In the opening scene of The Cheaters (1930) the three Fates sit spinning the ‘threads of destiny’ to set the emotional register for the film. Yet the 3 remarkable sisters who made the film in 1920s Australia were no victims of fortune. They took fate into their own hands, following their dream to make Hollywood-style movies themselves. 

This was their third feature, a dramatic tale of crime and revenge in which the sins of the fathers are visited upon the sons – and daughters. Isabel McDonagh, eldest of the 3, was a beautiful and naturalistic actor, also known as Marie Lorraine. Paulette was the decisive one who wrote and directed, and Phyllis had the visual flair – she did the art direction and publicity for their productions. 

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In a time before women were barred or dissuaded from producing or directing, they were a tight-knit unit determined to make commercially competitive, quality features. As biographer Yvonne Dornan said: “They just wanted to do it and they did it.” 

Coming from a comfortable background in a theatrical milieu, the sisters became enamoured of the movies. Paulette would see a film matinee, then see it again later that day to study the structure, the shots and lighting that made up the finished film. And this attentiveness shows in their own work. The Cheaters is a very competently produced film, with professional camerawork, well designed sets, strong location work and good actors. The image is also nicely tinted, as was the fashion in the late 1920s. 

The Cheaters (1930)

In the light of the success of their previous 2 films, The Cheaters was eagerly anticipated, but the timing of the release was difficult. As for many other producers in the transition to sound, over the course of 1929 to 1931, the McDonaghs couldn’t sell their silent film, as more and more cinemas were converted as ‘talkie’-only houses. Despite investing heavily in a recorded orchestral score, re-shoots and dialogue sequences, The Cheaters suffered from a botched preview screening, and then the passage of time. Distributors dropped it and it remained largely unseen.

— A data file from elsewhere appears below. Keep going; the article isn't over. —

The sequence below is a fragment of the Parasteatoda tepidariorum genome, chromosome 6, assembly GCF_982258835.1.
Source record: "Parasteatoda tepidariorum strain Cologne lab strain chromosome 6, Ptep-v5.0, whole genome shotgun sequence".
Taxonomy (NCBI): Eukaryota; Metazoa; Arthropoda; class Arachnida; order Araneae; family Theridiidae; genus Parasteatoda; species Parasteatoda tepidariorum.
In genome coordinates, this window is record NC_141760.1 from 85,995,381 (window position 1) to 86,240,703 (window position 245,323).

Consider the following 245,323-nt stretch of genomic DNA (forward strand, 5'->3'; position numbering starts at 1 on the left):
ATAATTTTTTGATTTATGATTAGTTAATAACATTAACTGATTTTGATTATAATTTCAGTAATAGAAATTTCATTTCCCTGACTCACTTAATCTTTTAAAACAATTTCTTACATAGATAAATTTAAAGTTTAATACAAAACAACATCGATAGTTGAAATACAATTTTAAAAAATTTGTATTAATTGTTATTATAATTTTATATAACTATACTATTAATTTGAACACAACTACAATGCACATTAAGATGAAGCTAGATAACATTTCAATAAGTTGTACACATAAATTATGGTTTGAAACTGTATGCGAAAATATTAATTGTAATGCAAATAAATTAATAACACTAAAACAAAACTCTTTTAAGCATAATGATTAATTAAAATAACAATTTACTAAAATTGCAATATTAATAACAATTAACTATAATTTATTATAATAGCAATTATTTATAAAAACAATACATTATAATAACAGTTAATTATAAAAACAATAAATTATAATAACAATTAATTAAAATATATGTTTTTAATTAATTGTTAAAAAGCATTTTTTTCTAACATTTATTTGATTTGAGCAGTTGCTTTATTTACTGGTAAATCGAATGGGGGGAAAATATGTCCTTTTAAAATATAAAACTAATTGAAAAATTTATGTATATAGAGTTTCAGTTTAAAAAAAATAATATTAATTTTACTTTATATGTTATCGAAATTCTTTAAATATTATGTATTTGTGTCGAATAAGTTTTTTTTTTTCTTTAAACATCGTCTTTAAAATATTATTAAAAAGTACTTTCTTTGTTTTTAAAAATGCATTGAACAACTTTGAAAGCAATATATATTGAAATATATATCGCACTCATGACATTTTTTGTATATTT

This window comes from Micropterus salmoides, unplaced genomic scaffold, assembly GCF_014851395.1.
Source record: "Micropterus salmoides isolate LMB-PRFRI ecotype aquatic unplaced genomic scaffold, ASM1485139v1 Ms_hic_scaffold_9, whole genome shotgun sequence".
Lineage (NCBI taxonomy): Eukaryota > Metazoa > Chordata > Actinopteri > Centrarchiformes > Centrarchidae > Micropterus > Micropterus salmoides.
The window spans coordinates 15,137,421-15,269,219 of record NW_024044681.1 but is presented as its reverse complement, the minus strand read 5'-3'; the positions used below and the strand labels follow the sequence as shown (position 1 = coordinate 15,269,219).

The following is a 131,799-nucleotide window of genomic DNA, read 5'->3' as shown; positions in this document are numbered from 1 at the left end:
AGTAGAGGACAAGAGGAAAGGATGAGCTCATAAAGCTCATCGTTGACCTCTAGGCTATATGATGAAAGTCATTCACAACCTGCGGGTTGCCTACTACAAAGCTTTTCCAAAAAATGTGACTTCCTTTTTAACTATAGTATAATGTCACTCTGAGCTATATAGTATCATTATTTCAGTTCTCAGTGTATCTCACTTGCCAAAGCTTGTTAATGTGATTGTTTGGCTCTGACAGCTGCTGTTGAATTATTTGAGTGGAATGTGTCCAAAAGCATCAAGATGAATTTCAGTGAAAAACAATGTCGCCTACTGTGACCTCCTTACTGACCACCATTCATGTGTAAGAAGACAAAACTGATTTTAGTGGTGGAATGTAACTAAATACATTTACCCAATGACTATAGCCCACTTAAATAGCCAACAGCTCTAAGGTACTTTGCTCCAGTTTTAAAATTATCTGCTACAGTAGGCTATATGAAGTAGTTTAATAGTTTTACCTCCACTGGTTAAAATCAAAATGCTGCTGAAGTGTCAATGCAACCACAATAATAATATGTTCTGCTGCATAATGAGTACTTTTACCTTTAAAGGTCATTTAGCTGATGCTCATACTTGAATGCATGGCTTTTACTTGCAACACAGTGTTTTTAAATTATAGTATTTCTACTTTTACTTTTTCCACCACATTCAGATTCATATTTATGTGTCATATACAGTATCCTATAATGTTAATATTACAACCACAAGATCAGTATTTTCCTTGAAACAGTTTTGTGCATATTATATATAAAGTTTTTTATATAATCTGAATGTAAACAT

Over the decades most of the sound film and the original negatives were lost. The reels that eventually made it to the National Sound and Film Archive of Australia were a mixture of different prints, which made the task of restoration doubly difficult. Work overseen by Tara Marynowsky was done at Haghefilm Digitaal, where the badly scratched and in parts decomposed material was copied and scanned, with light restoration to compensate for irreparable damage. 

Some sections had to be in-filled with material from a 16mm print and then graded to match the 35mm source. The tinting was reproduced from the existing reels and is intercut with black-and-white footage, which is probably the result of the reels surviving from different prints with slightly different tinting schemes. There is some evidence of missing material and perhaps missing intertitles, but the underlying quality of the image is a testament to the high standard of the McDonaghs’ filmmaking. Location scenes are particularly vivid. 

Apart from the joy of seeing that very rare animal, a surviving silent film from Australia, not to mention one made by 3 women, my favourite aspect of The Cheaters is the central performance of Marie Lorraine. She plays the daughter of a vengeful criminal gang leader who is forced into a series of jewel thefts, struggling to go straight when the chance of love and a better life offers. Her co-star, Joseph Bambach – the Australian Valentino – doesn’t hurt to look at either. 

Isabel (Marie) and her sisters made one more film, Two Minutes Silence, in 1932, but it didn’t do well. Perhaps audiences struggling with the Great Depression in full swing wanted escapism not realism. The McDonaghs moved on to other things. Isabel’s sons, still living in London and regulars at BFI Southbank, will be watching when the restoration premieres at the LFF in October I hope.

Originally published: 15 September 2020